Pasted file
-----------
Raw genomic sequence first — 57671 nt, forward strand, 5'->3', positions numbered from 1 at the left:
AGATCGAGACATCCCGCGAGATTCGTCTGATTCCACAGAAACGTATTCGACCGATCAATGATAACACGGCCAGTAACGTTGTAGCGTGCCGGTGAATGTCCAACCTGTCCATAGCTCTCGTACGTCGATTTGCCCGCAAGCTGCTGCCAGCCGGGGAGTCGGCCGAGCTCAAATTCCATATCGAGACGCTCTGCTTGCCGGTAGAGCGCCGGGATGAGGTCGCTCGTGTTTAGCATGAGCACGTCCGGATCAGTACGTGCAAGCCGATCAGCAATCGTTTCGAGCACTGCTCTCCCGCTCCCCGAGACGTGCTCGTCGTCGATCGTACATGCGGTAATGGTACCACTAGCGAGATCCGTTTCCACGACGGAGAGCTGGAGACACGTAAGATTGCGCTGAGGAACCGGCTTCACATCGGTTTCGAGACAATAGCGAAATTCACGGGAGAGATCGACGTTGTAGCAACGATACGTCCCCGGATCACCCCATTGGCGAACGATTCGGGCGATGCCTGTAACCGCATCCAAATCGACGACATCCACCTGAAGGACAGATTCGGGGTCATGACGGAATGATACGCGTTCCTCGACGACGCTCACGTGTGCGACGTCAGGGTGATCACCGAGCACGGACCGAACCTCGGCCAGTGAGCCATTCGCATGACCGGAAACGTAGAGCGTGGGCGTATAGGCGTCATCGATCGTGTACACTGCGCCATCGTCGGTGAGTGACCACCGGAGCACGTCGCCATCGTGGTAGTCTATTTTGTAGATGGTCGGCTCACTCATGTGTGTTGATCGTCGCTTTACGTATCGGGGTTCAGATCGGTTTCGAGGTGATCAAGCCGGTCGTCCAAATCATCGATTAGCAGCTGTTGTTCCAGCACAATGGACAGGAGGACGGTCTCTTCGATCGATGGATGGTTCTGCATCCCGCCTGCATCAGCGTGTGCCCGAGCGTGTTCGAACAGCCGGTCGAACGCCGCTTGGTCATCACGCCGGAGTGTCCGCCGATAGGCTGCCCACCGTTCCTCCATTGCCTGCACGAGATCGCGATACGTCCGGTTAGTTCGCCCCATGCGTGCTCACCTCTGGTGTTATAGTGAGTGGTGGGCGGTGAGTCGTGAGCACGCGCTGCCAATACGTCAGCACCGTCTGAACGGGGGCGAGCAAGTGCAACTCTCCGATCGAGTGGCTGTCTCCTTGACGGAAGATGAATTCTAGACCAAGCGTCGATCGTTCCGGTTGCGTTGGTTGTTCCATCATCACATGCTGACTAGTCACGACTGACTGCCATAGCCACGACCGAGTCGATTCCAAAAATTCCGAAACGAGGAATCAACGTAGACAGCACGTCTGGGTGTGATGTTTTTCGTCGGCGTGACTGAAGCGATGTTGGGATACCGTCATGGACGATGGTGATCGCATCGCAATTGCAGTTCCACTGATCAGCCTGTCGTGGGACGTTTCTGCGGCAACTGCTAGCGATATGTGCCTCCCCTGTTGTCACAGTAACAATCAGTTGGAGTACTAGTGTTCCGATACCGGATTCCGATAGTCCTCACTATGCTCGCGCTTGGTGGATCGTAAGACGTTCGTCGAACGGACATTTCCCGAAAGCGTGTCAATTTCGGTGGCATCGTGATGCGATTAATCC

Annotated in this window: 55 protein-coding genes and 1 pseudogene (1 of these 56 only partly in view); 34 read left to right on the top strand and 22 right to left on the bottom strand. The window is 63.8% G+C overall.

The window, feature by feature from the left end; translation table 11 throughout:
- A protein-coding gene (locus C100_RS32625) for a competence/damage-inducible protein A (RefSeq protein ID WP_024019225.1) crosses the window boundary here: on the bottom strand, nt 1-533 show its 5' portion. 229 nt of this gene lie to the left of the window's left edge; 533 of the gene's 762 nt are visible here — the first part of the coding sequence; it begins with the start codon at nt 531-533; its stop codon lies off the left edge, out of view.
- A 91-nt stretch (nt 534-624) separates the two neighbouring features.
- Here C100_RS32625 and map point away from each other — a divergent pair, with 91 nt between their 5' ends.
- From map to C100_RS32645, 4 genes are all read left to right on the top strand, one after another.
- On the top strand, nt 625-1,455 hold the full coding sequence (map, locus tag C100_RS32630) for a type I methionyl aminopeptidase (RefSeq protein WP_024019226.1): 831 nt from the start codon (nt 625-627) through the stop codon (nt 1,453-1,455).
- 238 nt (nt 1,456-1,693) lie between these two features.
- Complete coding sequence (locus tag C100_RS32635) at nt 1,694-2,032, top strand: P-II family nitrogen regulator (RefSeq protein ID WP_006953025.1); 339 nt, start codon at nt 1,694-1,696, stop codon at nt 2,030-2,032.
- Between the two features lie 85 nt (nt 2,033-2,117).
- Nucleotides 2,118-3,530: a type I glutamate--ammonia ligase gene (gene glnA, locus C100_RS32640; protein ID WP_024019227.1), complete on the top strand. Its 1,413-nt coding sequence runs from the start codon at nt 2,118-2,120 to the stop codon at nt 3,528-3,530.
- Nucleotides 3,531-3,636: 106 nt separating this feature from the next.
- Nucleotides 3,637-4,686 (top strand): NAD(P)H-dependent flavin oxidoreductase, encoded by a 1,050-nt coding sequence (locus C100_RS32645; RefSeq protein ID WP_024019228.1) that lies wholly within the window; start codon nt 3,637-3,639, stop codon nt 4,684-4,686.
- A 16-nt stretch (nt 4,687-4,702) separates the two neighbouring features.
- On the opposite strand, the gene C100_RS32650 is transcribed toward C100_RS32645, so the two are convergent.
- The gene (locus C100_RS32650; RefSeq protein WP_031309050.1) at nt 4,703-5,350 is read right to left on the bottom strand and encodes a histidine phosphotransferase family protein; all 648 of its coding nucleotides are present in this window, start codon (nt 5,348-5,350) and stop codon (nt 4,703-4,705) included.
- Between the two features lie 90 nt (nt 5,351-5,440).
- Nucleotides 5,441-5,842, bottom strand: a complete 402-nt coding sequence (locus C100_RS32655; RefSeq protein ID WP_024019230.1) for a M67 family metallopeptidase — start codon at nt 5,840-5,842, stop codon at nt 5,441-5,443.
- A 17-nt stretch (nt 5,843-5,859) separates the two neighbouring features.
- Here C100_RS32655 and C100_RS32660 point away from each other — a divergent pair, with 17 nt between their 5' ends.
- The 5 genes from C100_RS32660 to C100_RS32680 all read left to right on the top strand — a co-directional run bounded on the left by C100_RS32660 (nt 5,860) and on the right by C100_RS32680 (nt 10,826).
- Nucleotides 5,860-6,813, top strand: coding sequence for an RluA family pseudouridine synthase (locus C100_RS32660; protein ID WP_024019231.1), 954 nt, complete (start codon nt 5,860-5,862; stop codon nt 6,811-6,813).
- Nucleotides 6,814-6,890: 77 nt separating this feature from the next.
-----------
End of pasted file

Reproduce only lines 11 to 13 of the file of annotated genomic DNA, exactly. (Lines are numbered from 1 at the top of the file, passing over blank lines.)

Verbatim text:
- Complete coding sequence (locus tag C100_RS32635) at nt 1,694-2,032, top strand: P-II family nitrogen regulator (RefSeq protein ID WP_006953025.1); 339 nt, start codon at nt 1,694-1,696, stop codon at nt 2,030-2,032.
- Between the two features lie 85 nt (nt 2,033-2,117).
- Nucleotides 2,118-3,530: a type I glutamate--ammonia ligase gene (gene glnA, locus C100_RS32640; protein ID WP_024019227.1), complete on the top strand. Its 1,413-nt coding sequence runs from the start codon at nt 2,118-2,120 to the stop codon at nt 3,528-3,530.